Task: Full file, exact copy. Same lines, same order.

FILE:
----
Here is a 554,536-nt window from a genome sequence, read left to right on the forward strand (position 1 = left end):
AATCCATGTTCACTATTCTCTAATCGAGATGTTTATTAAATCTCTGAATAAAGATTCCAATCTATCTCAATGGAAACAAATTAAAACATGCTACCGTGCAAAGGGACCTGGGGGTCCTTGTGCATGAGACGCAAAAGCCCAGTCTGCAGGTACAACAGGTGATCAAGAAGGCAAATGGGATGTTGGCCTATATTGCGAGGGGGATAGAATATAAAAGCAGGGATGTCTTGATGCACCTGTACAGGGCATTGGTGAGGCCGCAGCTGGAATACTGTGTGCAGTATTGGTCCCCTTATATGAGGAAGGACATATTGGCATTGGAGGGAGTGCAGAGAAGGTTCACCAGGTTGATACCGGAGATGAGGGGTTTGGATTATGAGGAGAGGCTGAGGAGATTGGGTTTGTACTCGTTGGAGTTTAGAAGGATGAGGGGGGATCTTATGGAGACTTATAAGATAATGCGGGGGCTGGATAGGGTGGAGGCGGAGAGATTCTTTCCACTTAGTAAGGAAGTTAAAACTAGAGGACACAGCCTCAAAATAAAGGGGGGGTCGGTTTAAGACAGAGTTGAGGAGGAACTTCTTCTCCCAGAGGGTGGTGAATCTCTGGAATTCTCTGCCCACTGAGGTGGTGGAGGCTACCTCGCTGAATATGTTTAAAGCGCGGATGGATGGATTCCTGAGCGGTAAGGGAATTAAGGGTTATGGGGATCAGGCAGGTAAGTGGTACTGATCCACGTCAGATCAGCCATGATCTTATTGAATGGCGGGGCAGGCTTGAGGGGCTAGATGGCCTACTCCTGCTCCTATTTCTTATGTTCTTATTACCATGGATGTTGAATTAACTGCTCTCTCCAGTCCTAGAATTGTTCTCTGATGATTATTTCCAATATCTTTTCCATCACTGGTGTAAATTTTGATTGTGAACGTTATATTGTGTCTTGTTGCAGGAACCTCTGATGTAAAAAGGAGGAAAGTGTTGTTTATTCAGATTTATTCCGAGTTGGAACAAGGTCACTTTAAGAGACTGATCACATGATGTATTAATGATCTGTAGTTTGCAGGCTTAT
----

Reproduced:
Here is a 554,536-nt window from a genome sequence, read left to right on the forward strand (position 1 = left end):
AATCCATGTTCACTATTCTCTAATCGAGATGTTTATTAAATCTCTGAATAAAGATTCCAATCTATCTCAATGGAAACAAATTAAAACATGCTACCGTGCAAAGGGACCTGGGGGTCCTTGTGCATGAGACGCAAAAGCCCAGTCTGCAGGTACAACAGGTGATCAAGAAGGCAAATGGGATGTTGGCCTATATTGCGAGGGGGATAGAATATAAAAGCAGGGATGTCTTGATGCACCTGTACAGGGCATTGGTGAGGCCGCAGCTGGAATACTGTGTGCAGTATTGGTCCCCTTATATGAGGAAGGACATATTGGCATTGGAGGGAGTGCAGAGAAGGTTCACCAGGTTGATACCGGAGATGAGGGGTTTGGATTATGAGGAGAGGCTGAGGAGATTGGGTTTGTACTCGTTGGAGTTTAGAAGGATGAGGGGGGATCTTATGGAGACTTATAAGATAATGCGGGGGCTGGATAGGGTGGAGGCGGAGAGATTCTTTCCACTTAGTAAGGAAGTTAAAACTAGAGGACACAGCCTCAAAATAAAGGGGGGGTCGGTTTAAGACAGAGTTGAGGAGGAACTTCTTCTCCCAGAGGGTGGTGAATCTCTGGAATTCTCTGCCCACTGAGGTGGTGGAGGCTACCTCGCTGAATATGTTTAAAGCGCGGATGGATGGATTCCTGAGCGGTAAGGGAATTAAGGGTTATGGGGATCAGGCAGGTAAGTGGTACTGATCCACGTCAGATCAGCCATGATCTTATTGAATGGCGGGGCAGGCTTGAGGGGCTAGATGGCCTACTCCTGCTCCTATTTCTTATGTTCTTATTACCATGGATGTTGAATTAACTGCTCTCTCCAGTCCTAGAATTGTTCTCTGATGATTATTTCCAATATCTTTTCCATCACTGGTGTAAATTTTGATTGTGAACGTTATATTGTGTCTTGTTGCAGGAACCTCTGATGTAAAAAGGAGGAAAGTGTTGTTTATTCAGATTTATTCCGAGTTGGAACAAGGTCACTTTAAGAGACTGATCACATGATGTATTAATGATCTGTAGTTTGCAGGCTTAT